You are about to enter the courtroom of Judge Judith Sheindlin. The people are real, the cases are real, the rulings are final. This is Judge Judy.
These are the words that ring out at the beginning of each episode of Judge Judy.
It is an American arbitration-based reality course show, presided over by Judith Sheindlin, a retired Manhattan family court judge.
It features Judith adjudicating real-life small claims disputes within a simulated courtroom setting, filmed in California.
Before all of the proceedings, all parties involve must sign contracts which agree to Sheindlin’s ruling, handling and production staff management.
It has won three Emmy awards since it began in 1996, and has the highest ratings in courtroom styled programmes in the United States.
The show’s 23rd season began in September of 2018.
Despite it being one of the most popular shows of its kind, with Judith being one of the highest paid stars on TV, there is still a lot people don’t know about this show.
Please would you all rise as we count down 24 things you didn’t know about Judge Judy, including a rivalry with her husband and a few celebrity guests in her now very famous courtroom.
24. She is a real judge
The formidable Judith Sheindlin has to sit through some pretty crazy and petty cases on her show. You might think that she is not a real judge, but just dolls out punishments for the sake of entertainment.
Judy is in fact a retired ‘real’ judge, and formerly worked in the Manhattan family court after having passed the New York bar exam in 1965.
She at first worked as a prosecutor and then was appointed as a judge in 1982 by the mayor, Ed Koch.
So even though it’s only a TV show made for our entertainment, Judy definitely has the credentials to be sorting out all these small lawsuits.
23. She is one of the highest paid stars on TV
Despite it not being a major talk show, a massive sporting show or another show you’d expect to draw in big bucks, Judith is actually one of the highest paid TV stars in America.
In 2012, she received a massive $45 million yearly contract with CBS Television.
It was then reported in 2013 that she was the highest paid star on TV, earning a staggering $47 million a year.
This equates to just over £900,000 per workday, working 52 days of the year.
22. The show could have been called something totally different
Judge Judy premiered back in 1996 and revitalised the court show genre of television.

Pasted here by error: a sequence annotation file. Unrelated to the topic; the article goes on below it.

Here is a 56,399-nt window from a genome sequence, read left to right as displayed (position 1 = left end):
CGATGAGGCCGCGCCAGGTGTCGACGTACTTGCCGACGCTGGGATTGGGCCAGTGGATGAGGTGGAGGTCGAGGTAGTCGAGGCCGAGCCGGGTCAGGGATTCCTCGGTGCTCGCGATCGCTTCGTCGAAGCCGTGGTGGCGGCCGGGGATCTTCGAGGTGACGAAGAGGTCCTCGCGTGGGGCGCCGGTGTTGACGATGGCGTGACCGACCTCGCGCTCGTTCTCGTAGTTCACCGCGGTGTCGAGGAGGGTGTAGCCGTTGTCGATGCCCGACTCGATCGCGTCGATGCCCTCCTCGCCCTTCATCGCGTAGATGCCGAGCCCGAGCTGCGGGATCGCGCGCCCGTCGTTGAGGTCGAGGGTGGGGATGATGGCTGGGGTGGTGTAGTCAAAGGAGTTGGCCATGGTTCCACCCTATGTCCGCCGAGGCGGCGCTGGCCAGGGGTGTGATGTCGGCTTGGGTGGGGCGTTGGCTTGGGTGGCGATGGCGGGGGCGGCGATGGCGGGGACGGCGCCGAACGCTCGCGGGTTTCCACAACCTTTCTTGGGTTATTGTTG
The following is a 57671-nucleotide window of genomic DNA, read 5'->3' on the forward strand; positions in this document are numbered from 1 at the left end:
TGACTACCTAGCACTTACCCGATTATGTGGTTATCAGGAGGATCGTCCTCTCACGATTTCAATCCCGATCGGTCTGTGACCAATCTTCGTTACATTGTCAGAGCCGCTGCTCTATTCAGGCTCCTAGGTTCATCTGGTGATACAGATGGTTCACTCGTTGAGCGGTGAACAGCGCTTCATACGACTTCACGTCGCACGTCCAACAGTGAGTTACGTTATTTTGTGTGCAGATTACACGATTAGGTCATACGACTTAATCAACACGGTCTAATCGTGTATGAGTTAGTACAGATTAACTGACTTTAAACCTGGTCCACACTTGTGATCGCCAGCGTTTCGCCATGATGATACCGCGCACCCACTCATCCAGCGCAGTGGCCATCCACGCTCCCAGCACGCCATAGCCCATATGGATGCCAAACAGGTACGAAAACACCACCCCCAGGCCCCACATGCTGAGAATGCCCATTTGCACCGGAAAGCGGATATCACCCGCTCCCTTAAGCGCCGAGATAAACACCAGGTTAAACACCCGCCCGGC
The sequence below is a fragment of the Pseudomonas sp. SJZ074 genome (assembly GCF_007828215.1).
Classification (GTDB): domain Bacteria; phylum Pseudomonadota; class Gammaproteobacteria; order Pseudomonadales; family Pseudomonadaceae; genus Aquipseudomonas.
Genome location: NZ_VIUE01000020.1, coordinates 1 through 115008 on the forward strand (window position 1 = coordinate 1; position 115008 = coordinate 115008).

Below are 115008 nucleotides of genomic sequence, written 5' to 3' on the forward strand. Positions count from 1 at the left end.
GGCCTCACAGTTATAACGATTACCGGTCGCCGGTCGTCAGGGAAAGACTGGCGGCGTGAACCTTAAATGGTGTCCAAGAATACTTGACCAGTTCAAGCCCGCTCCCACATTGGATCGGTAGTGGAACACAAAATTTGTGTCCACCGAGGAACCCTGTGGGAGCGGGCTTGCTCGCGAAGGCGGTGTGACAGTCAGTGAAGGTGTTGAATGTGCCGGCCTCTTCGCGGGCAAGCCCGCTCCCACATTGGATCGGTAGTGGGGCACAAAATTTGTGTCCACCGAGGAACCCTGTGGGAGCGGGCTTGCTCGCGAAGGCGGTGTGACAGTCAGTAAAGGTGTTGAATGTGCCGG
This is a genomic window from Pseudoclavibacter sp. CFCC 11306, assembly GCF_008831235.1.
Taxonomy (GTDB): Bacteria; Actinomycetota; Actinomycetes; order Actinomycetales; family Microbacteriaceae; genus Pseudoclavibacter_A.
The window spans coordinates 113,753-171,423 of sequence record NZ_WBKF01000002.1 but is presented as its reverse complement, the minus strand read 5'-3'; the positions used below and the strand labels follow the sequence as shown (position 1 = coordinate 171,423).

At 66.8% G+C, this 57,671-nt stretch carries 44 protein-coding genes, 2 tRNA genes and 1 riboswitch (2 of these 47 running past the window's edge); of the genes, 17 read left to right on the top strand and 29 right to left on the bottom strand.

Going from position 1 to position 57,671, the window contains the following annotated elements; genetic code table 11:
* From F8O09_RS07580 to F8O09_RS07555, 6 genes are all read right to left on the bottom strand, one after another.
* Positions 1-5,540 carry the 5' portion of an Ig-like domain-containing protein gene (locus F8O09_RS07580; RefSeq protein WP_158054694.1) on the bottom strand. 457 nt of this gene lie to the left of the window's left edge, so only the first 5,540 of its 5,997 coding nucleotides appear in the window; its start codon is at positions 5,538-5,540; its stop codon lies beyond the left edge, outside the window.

It came after the cancellation of The People’s Court and Jone and Jury.
However, the show could have been called something entirely different had Judith had her way.
She wanted to call it either “Hot Bench” or “Judy Justice,” but producers finally settled on “Judge Judy,” to which she approved.
21. The show has a place in the Guinness World Records
Sheindlin’s show has outlived many of its imitation programmes.
These include “The People’s Court” and “Divorce Court.
Judge Judy has a place in the Guinness World Records as the longest-running show in the court genre ever.
It’s longevity has paid off, after having won an Emmy in 2011 and it has been nominated for a record 14 consecutive years.
20. The courtroom audience are mostly hired extras
All those people you see in the courtroom, family, friends, general public?
Nope, they’re actually mostly hired extras from an audience service company.
Many of them are aspiring actors, although we’re not sure this counts as acting.
Fans are able to attend taping if they get in touch with Sheindlin’s production staff.
19. The show is recorded over two weeks a month
To fit all the filming in, the show is recorded over two weeks a month.
Sheindlin tapes the show at the Bronson Studios, Sunset Boulevard, Lost Angeles.
Filming usually takes place on Tuesday, Wednesday and Thursday.
Ten to twelve cases are usually filmed each day, meaning about a week’s worth of episodes is shot over one day.
18. This is how the get people to appear
One question you might have is how do they get people from all across the country to appear on the show?
The show has up to 65 researchers across the country, researching different cases.
They then photocopy certain cases to the production team. They also receive suggested cases over the phone and through its website.
Only about three percent of suggested cases make it to the final selection, and any case that makes it onto the next stage involves contacting all parties involved asking if they would like to forego the civil court hearing in exchange for appearing on Judge Judy.
17. The awards and appearance fees
Once a case makes it to Judge Judy, those appearing on the show must sign a waiver fee and agree that Judith’s decision is final and that the case cannot be pursued elsewhere unless it is dismissed without prejudice.
The award limit on the show is only $5000, paid from a special fund.
One of the incentives for appearing on the show is that the amounts awarded are paid by the show’s production company rather than the parties appearing before the judge.
This means that they don’t have to fork out of their own pockets to pay whatever damages etc.
16. There are a few other incentives to appear on the show
Other than not having to pay out if you loose, there are also other incentives for appearing on the show.
All those involved in the show are paid a fee of up to $500.
They also get a daily rate of $35.
All airfares and other expenses are paid for, so if you believe you’re going to loose a case, it’s a damn well good offer as you might very well come out better than if you went to civil court.
15. She was pitted against her husband in the ratings